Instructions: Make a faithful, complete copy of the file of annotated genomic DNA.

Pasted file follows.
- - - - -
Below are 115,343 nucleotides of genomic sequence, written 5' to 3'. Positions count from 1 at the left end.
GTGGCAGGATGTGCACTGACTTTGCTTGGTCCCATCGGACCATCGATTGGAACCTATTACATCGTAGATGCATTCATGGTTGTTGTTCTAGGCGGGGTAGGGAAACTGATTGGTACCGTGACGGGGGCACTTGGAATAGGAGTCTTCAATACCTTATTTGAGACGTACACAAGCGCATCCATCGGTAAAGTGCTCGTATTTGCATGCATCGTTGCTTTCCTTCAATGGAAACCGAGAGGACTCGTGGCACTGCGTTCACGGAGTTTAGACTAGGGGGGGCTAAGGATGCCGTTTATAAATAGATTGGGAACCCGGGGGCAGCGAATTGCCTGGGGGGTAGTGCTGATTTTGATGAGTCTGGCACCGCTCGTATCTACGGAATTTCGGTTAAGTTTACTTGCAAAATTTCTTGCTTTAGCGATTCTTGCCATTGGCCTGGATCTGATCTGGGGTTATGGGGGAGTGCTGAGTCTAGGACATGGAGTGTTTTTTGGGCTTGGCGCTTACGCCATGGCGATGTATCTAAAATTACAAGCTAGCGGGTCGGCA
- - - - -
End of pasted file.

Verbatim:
Below are 115,343 nucleotides of genomic sequence, written 5' to 3'. Positions count from 1 at the left end.
GTGGCAGGATGTGCACTGACTTTGCTTGGTCCCATCGGACCATCGATTGGAACCTATTACATCGTAGATGCATTCATGGTTGTTGTTCTAGGCGGGGTAGGGAAACTGATTGGTACCGTGACGGGGGCACTTGGAATAGGAGTCTTCAATACCTTATTTGAGACGTACACAAGCGCATCCATCGGTAAAGTGCTCGTATTTGCATGCATCGTTGCTTTCCTTCAATGGAAACCGAGAGGACTCGTGGCACTGCGTTCACGGAGTTTAGACTAGGGGGGGCTAAGGATGCCGTTTATAAATAGATTGGGAACCCGGGGGCAGCGAATTGCCTGGGGGGTAGTGCTGATTTTGATGAGTCTGGCACCGCTCGTATCTACGGAATTTCGGTTAAGTTTACTTGCAAAATTTCTTGCTTTAGCGATTCTTGCCATTGGCCTGGATCTGATCTGGGGTTATGGGGGAGTGCTGAGTCTAGGACATGGAGTGTTTTTTGGGCTTGGCGCTTACGCCATGGCGATGTATCTAAAATTACAAGCTAGCGGGTCGGCA